The international bestselling romantic comedy “bursting with warmth, emotional depth, and…humor,” (Entertainment Weekly) featuring the oddly charming, socially challenged genetics professor, Don, as he seeks true love.
The art of love is never a science: Meet Don Tillman, a brilliant yet socially inept professor of genetics, who’s decided it’s time he found a wife. In the orderly, evidence-based manner with which Don approaches all things, he designs the Wife Project to find his perfect partner: a sixteen-page, scientifically valid survey to filter out the drinkers, the smokers, the late arrivers.
Rosie Jarman possesses all these qualities. Don easily disqualifies her as a candidate for The Wife Project (even if she is “quite intelligent for a barmaid”). But Don is intrigued by Rosie’s own quest to identify her biological father. When an unlikely relationship develops as they collaborate on The Father Project, Don is forced to confront the spontaneous whirlwind that is Rosie―and the realization that, despite your best scientific efforts, you don’t find love, it finds you.
Arrestingly endearing and entirely unconventional, Graeme Simsion’s distinctive debut “navigates the choppy waters of adult relationships, both romantic and platonic, with a fresh take (USA TODAY). “Filled with humor and plenty of heart, The Rosie Project is a delightful reminder that all of us, no matter how we’re wired, just want to fit in” (Chicago Tribune).
APPLE BOOKS REVIEW
This irresistible love story revolves around Don Tillman, an Australian genetics professor whose rigid daily schedule, painful fashion choices, and inability to make small talk or sugarcoat the truth explain his lack of a romantic partner. But Don’s a brilliant scientist, and he devises a questionnaire designed to find his ideal partner: a nonsmoking, punctual, and fit women who never makes a big deal about selecting the right ice cream flavor and likes to drink in moderation. Unlike his unapologetically strange protagonist, author Graeme Simsion—a former IT consultant—exhibits a great deal of emotional intelligence. The Rosie Project is an exceptionally fun read, full of complicated, delightfully lovable characters, sparkling dialogue, and touching scenes that capture the awkwardness of courtship and the free-fall thrill of finding love where you least expect it.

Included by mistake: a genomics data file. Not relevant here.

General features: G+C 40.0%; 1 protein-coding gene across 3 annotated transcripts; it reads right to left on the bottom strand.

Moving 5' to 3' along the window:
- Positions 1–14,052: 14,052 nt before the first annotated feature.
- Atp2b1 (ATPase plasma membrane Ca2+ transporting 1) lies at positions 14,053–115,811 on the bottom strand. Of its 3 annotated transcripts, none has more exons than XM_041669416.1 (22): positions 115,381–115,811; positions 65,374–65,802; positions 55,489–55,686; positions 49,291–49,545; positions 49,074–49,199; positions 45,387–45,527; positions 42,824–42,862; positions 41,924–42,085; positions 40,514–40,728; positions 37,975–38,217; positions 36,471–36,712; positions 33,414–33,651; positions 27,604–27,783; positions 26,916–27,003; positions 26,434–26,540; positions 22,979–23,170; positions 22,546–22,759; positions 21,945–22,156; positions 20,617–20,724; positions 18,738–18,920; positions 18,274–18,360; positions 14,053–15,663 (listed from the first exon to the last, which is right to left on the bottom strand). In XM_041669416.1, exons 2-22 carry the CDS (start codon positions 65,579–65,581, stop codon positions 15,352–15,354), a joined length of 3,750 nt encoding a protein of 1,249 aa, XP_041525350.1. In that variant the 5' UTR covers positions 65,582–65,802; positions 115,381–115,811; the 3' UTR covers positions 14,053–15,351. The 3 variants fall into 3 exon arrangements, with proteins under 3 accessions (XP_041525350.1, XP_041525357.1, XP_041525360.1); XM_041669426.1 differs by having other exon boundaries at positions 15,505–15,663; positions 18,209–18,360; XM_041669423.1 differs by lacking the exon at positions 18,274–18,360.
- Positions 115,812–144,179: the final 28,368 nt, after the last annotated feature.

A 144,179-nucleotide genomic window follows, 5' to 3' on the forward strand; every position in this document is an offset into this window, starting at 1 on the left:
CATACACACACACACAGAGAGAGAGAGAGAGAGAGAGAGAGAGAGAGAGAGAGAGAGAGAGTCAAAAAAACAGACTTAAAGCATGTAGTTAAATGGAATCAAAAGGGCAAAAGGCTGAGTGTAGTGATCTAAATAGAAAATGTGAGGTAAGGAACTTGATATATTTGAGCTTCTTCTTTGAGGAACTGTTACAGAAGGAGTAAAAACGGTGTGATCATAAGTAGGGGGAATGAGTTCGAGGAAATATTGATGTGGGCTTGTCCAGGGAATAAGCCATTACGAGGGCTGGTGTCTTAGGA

Read-out-loud laughter begins by page two in Simsion s debut novel about a 39-year-old genetics professor with Asperger s but utterly unaware of it looking to solve his Wife Problem. Don Tillman cannot find love; episodes like the Apricot Ice Cream Disaster prevent so much as a second date with a woman. His devised solution is the Wife Project: dating only those who match his idiosyncratic standards as determined by an exacting questionnaire. His plans take a backseat when he meets Rosie, a bartender who wants him to help her determine her birth father s identity. His rigidity and myopic worldview prevents him from seeing her as a possible love interest, but he nonetheless agrees to help, even though it involves subterfuge and might jeopardize his position at the university. What follows are his utterly clueless, but more often thoroughly charming exploits in exploring his capacity for romance. Helping Tillman are his only two friends, an older, shamelessly philandering professor, and the professor s long-suffering wife, who may soon draw the line in the sand. With Asperger s growing visibility in pop culture in recent years, as on CBS s The Big Bang Theory, this novel is perfectly timed.
Customer ReviewsSee All
A great fun read
I really enjoyed this book. The story is well developed and you are taken from one interesting and funny situation to the next. It's very easy to read and hard to put down as you drawn more and more into the story.
The Rosie Project
A charming romantic comedy about a genetics professor with Asperger's and an inconvenient woman on a quest to identify her biological father. The feel good novel of the year!
Excellent read !!!
The most fun I have had reading a book in my recent memory. Loved every unpredictable page.